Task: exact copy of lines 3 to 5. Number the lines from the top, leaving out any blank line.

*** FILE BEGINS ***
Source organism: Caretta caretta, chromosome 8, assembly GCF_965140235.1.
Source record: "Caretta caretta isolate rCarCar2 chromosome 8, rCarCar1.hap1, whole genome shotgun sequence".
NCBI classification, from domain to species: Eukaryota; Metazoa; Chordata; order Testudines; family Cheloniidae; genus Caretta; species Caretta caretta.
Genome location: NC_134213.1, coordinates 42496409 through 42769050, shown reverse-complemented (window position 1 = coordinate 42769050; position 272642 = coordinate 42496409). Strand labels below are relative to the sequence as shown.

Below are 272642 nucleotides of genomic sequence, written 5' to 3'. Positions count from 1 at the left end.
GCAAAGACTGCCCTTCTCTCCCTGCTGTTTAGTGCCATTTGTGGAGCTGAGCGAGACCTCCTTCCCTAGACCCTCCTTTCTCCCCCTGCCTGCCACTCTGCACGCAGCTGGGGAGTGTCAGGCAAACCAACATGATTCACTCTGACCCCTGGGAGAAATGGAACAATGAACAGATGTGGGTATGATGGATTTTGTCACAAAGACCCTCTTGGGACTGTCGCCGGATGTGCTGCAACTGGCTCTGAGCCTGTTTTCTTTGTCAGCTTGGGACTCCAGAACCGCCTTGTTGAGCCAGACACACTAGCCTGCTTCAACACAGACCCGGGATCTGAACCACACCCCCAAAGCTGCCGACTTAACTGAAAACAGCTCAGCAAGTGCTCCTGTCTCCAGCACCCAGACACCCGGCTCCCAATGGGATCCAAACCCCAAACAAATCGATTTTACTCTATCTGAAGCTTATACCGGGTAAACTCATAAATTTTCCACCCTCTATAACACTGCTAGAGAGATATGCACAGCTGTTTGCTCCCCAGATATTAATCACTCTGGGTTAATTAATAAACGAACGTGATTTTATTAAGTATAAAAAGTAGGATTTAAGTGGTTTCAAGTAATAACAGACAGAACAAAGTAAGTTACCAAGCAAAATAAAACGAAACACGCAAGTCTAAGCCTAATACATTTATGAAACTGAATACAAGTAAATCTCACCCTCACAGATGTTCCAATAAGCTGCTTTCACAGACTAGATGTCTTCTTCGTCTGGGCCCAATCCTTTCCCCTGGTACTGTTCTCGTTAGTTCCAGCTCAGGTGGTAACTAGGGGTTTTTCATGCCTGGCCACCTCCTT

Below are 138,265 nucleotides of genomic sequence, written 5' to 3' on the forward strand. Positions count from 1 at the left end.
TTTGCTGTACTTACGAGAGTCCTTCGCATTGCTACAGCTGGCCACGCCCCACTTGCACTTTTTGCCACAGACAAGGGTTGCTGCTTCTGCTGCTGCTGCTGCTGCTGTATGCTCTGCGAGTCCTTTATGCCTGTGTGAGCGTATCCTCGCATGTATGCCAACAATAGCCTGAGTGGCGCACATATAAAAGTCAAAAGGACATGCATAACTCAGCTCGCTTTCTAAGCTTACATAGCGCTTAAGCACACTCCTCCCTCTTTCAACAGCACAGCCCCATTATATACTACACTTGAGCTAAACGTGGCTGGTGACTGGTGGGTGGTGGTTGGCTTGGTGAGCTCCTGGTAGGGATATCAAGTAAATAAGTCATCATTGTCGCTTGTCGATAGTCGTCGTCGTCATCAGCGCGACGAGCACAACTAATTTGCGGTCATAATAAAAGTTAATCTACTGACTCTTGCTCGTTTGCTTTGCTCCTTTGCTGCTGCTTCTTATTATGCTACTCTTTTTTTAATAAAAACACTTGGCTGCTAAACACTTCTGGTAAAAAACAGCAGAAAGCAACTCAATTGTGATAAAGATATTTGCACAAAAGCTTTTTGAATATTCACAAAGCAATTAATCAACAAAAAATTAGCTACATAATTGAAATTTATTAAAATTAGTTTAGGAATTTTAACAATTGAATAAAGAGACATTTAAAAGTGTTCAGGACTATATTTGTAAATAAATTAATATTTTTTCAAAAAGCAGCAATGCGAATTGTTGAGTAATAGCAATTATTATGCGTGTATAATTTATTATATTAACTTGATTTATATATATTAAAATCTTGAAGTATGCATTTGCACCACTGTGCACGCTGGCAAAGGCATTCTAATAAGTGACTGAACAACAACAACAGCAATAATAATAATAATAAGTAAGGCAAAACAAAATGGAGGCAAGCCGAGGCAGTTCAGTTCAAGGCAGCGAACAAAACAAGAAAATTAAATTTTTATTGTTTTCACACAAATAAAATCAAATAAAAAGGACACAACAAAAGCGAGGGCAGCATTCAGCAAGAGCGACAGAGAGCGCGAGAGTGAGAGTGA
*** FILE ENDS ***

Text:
NCBI classification, from domain to species: Eukaryota; Metazoa; Chordata; order Testudines; family Cheloniidae; genus Caretta; species Caretta caretta.
Genome location: NC_134213.1, coordinates 42496409 through 42769050, shown reverse-complemented (window position 1 = coordinate 42769050; position 272642 = coordinate 42496409). Strand labels below are relative to the sequence as shown.

Below are 272642 nucleotides of genomic sequence, written 5' to 3'. Positions count from 1 at the left end.